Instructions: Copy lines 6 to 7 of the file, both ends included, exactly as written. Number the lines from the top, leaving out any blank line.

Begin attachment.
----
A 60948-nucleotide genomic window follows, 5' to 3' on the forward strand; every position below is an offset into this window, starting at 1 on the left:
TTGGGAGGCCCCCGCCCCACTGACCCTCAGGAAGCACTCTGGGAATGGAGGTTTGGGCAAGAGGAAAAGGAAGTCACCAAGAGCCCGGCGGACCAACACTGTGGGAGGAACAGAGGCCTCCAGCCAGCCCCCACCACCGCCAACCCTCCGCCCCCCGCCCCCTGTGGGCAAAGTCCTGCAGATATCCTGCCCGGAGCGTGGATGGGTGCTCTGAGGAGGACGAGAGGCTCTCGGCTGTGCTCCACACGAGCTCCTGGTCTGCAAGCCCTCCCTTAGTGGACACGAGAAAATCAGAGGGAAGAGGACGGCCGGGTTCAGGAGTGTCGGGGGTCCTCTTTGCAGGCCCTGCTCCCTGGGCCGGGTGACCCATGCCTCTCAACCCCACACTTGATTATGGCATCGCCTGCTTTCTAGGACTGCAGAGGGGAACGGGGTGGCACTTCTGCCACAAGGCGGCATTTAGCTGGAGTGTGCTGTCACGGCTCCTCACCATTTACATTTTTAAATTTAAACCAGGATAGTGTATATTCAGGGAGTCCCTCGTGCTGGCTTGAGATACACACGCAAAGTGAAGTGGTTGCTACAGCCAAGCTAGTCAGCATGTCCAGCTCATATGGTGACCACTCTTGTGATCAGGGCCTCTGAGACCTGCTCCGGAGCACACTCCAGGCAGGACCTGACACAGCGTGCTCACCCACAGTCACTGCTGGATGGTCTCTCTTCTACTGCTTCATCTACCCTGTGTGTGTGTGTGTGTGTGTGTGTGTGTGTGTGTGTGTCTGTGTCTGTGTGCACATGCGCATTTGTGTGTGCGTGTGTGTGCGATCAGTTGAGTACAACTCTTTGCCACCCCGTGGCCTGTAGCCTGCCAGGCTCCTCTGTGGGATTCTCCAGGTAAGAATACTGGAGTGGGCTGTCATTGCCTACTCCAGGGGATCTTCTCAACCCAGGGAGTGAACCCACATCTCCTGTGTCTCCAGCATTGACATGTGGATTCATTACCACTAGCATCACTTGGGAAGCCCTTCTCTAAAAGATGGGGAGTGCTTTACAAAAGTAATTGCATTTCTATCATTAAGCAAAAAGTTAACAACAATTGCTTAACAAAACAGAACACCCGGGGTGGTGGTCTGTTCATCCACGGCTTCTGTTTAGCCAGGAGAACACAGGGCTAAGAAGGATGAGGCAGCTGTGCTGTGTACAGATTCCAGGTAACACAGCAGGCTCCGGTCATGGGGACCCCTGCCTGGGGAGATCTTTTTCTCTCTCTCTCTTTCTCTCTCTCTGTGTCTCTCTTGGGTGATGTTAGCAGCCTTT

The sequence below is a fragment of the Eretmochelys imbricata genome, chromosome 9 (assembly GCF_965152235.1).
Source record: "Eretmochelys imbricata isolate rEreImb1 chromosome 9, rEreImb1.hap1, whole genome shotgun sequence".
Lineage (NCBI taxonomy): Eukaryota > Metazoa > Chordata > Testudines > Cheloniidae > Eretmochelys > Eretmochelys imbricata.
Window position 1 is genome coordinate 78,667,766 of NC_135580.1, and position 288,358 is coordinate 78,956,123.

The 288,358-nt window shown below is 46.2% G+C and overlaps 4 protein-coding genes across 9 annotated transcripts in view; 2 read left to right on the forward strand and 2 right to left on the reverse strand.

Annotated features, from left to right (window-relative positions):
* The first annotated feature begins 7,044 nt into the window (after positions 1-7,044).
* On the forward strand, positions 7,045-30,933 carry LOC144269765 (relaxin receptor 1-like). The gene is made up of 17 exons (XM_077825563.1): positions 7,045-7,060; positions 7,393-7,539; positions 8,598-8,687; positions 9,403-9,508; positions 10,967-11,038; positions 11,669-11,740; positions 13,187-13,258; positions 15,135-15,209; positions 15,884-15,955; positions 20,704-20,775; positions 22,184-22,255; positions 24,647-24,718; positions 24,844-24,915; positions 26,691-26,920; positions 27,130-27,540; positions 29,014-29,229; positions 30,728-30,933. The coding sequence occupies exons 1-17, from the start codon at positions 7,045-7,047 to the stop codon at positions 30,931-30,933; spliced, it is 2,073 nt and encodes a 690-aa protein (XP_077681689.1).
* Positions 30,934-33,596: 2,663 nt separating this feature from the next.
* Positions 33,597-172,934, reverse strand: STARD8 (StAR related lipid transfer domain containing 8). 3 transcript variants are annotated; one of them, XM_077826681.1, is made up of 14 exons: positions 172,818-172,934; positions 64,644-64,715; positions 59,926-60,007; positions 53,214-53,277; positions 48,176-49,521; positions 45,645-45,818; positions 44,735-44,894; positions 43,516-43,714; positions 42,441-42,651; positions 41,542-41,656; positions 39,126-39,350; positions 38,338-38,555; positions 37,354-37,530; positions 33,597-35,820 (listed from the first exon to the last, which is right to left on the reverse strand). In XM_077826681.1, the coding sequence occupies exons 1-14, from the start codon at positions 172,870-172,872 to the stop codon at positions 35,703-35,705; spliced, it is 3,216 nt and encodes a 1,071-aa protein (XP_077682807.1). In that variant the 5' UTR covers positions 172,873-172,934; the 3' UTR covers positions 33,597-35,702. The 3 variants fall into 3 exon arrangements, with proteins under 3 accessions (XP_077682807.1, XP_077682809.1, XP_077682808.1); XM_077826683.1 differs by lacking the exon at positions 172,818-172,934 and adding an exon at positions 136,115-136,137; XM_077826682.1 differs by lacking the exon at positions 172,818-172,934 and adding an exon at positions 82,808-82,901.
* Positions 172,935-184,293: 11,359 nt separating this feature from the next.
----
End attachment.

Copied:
Window position 1 is genome coordinate 78,667,766 of NC_135580.1, and position 288,358 is coordinate 78,956,123.

The 288,358-nt window shown below is 46.2% G+C and overlaps 4 protein-coding genes across 9 annotated transcripts in view; 2 read left to right on the forward strand and 2 right to left on the reverse strand.